The particular history of Ring-Necked pheasants in South Dakota starts not with birds elevated to the level of state mascot but with sporadic and sometimes unsuccessful introductions. The first birds released were introduced near Sturgis (of motorcycle rally fame) from an Oregon population in 1881. More pheasants, this time from Illinois were introduced in 1899 and 1903. These early introductions ultimately failed but the people of South Dakota persevered in 1908 and 1909 introductions were successful and orange vested shot gun wielders everywhere rejoiced. Today pheasants are raised on farms every year in South Dakota farms to be sold to the state so that more pheasants can be shot than the land can support. South Dakota hunters love shooting pheasants and they don’t want to be limited in their avarice for blood and feathers.
Ring-necked Pheasants are the official state bird of South Dakota and decorate everything from trucker hats sold in gas stations to a state quarter. Along with the giant presidential busts of Mount Rushmore, pheasants seem to be one of the most important icons of the state. Both Rushmore and Pheasants celebrate relative late comers to the area, white people and a Chinese bird; they’re both a part of the mythical re-written history of the mid-west. Pheasants are part of a west that is said to have been won rather than lost or irrevocably damaged.
Riding in the passenger seat of a company truck driving home from a site where we’d been excavating a Triceratops skull near Summerville South Dakota, I watched the prairie and fields roll past my window. I noticed groups of pheasants on the shoulder of the road by fences delineating fields and pastures, private and state and federal lands. The birds are a riot of color but clustered together against the background of corn fields and grazing cows, the pheasants look at home there as anywhere. I saw at least two small crowds of the birds huddled together by the road in the twilight of South Dakota autumn. I wondered if they were hiding next to the road as a place where hunters were less likely to shoot them. According to my copy of Birds of South Dakota, fence lines are important nest sites for pheasants.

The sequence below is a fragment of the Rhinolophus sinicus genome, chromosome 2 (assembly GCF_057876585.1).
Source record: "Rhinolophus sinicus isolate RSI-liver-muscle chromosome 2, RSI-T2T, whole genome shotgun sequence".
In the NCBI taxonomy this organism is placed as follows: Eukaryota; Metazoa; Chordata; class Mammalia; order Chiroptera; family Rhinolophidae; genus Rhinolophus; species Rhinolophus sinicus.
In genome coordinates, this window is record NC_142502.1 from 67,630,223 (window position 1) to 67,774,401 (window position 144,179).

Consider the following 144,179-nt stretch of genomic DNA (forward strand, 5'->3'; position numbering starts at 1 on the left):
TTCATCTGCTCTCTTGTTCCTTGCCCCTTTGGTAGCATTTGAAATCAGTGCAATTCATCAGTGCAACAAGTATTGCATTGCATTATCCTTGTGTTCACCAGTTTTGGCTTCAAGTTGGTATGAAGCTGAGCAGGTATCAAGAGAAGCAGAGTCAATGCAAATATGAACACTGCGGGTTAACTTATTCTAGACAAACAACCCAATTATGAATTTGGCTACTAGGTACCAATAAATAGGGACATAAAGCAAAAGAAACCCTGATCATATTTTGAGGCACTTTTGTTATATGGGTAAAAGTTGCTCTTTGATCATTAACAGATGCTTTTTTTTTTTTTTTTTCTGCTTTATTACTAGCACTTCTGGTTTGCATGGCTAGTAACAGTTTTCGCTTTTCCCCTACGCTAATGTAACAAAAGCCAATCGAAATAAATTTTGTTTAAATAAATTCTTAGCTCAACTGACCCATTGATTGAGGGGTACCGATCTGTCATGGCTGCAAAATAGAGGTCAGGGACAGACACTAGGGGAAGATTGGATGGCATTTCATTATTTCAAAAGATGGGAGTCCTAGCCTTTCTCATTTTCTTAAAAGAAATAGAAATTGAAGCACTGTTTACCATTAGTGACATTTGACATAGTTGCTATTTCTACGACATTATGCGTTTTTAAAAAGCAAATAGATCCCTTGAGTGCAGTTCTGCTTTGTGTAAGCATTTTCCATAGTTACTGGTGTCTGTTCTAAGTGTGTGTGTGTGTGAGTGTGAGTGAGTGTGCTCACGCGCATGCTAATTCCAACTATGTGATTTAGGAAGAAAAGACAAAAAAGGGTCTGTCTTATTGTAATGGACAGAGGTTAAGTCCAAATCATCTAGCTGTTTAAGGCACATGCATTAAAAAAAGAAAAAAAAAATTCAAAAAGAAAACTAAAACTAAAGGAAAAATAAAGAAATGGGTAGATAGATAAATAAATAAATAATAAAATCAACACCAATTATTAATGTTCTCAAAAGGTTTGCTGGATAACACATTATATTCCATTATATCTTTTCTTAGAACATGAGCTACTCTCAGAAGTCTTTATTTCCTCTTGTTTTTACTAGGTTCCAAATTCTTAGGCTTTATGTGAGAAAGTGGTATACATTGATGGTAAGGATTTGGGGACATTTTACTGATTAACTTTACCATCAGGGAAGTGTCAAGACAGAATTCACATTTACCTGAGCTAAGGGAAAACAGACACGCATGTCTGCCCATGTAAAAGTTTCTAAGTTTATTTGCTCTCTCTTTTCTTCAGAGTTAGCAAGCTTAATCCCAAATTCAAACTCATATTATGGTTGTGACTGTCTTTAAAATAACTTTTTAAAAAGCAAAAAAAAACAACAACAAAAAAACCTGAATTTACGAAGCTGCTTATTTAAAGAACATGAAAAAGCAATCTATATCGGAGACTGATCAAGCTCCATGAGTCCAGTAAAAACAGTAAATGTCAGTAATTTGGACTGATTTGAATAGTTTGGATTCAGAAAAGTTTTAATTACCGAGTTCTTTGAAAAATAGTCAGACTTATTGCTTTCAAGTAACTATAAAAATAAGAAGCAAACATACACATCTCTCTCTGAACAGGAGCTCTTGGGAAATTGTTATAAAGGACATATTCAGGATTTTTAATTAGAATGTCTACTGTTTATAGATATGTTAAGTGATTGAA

The morning before, as we drove towards the dinosaur dig; I spied men in camouflage at the edges of the fields, holding bows, making their way to find their quarry.
Weeks later I stopped at a gas station to fill up my Jeep. I noticed something sticking out of the cylindrical trash can between pumps. The tail of a pheasant jutted from the trash can. Inside was the body of the once beautiful bird had been thrown into a plastic white shopping bag splattered in blood. Seeing the bird, I felt like I was witnessing the evidence of some horrible crime. I’d seen plenty of taxidermy animals without feeling that way. Seeing an animal thrown carelessly into a plastic bag and then into a gas station trash can was violent in a way that lacked in any form of respect. The animal treated that way seemed to be a denial that this thing had ever lived at all; that it had been more than some target made for the pleasure of a man with a gun. The dead pheasant, so pointless raises one question in my mind: Why? Why introduce an animal from a continent across the world from us just so it can be shot at every year? Why breed them in cages and pens just to release them for slaughter every year and call it sport or fun? Is our judgment of the value of life so small that it means nothing more than something fun to take away with the blast of a shot gun? Why?
 Birds of South Dakota; Dan A. Tallman, David L. Swanson, Jeffrey S. Palmer